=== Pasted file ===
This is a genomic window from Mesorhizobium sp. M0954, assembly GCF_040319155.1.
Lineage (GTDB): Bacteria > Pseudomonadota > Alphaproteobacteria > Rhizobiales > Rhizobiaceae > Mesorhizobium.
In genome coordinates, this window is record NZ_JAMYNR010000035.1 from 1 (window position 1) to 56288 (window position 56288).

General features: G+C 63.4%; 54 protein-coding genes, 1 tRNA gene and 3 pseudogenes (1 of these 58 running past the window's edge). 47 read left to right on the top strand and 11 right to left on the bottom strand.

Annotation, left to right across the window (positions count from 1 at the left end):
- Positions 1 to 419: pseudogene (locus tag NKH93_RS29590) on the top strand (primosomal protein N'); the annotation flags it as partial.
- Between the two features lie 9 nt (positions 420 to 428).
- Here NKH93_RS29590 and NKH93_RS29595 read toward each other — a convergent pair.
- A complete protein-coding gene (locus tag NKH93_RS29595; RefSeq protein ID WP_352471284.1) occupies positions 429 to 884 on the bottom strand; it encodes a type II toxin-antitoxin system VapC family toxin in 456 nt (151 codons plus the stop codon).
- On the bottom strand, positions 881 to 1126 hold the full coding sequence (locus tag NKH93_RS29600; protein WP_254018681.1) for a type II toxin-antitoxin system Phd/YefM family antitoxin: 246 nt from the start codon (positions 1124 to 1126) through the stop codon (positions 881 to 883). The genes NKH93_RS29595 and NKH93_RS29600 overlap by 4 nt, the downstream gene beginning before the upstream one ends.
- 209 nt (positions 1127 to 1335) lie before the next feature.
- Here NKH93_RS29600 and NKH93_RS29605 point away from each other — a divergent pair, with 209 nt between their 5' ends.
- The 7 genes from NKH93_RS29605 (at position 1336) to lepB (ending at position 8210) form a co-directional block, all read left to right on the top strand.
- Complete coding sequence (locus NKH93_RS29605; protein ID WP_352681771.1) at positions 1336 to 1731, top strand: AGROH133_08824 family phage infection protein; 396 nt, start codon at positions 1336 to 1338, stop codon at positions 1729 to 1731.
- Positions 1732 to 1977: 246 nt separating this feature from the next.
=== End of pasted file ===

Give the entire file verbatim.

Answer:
This is a genomic window from Mesorhizobium sp. M0954, assembly GCF_040319155.1.
Lineage (GTDB): Bacteria > Pseudomonadota > Alphaproteobacteria > Rhizobiales > Rhizobiaceae > Mesorhizobium.
In genome coordinates, this window is record NZ_JAMYNR010000035.1 from 1 (window position 1) to 56288 (window position 56288).

General features: G+C 63.4%; 54 protein-coding genes, 1 tRNA gene and 3 pseudogenes (1 of these 58 running past the window's edge). 47 read left to right on the top strand and 11 right to left on the bottom strand.

Annotation, left to right across the window (positions count from 1 at the left end):
- Positions 1 to 419: pseudogene (locus tag NKH93_RS29590) on the top strand (primosomal protein N'); the annotation flags it as partial.
- Between the two features lie 9 nt (positions 420 to 428).
- Here NKH93_RS29590 and NKH93_RS29595 read toward each other — a convergent pair.
- A complete protein-coding gene (locus tag NKH93_RS29595; RefSeq protein ID WP_352471284.1) occupies positions 429 to 884 on the bottom strand; it encodes a type II toxin-antitoxin system VapC family toxin in 456 nt (151 codons plus the stop codon).
- On the bottom strand, positions 881 to 1126 hold the full coding sequence (locus tag NKH93_RS29600; protein WP_254018681.1) for a type II toxin-antitoxin system Phd/YefM family antitoxin: 246 nt from the start codon (positions 1124 to 1126) through the stop codon (positions 881 to 883). The genes NKH93_RS29595 and NKH93_RS29600 overlap by 4 nt, the downstream gene beginning before the upstream one ends.
- 209 nt (positions 1127 to 1335) lie before the next feature.
- Here NKH93_RS29600 and NKH93_RS29605 point away from each other — a divergent pair, with 209 nt between their 5' ends.
- The 7 genes from NKH93_RS29605 (at position 1336) to lepB (ending at position 8210) form a co-directional block, all read left to right on the top strand.
- Complete coding sequence (locus NKH93_RS29605; protein ID WP_352681771.1) at positions 1336 to 1731, top strand: AGROH133_08824 family phage infection protein; 396 nt, start codon at positions 1336 to 1338, stop codon at positions 1729 to 1731.
- Positions 1732 to 1977: 246 nt separating this feature from the next.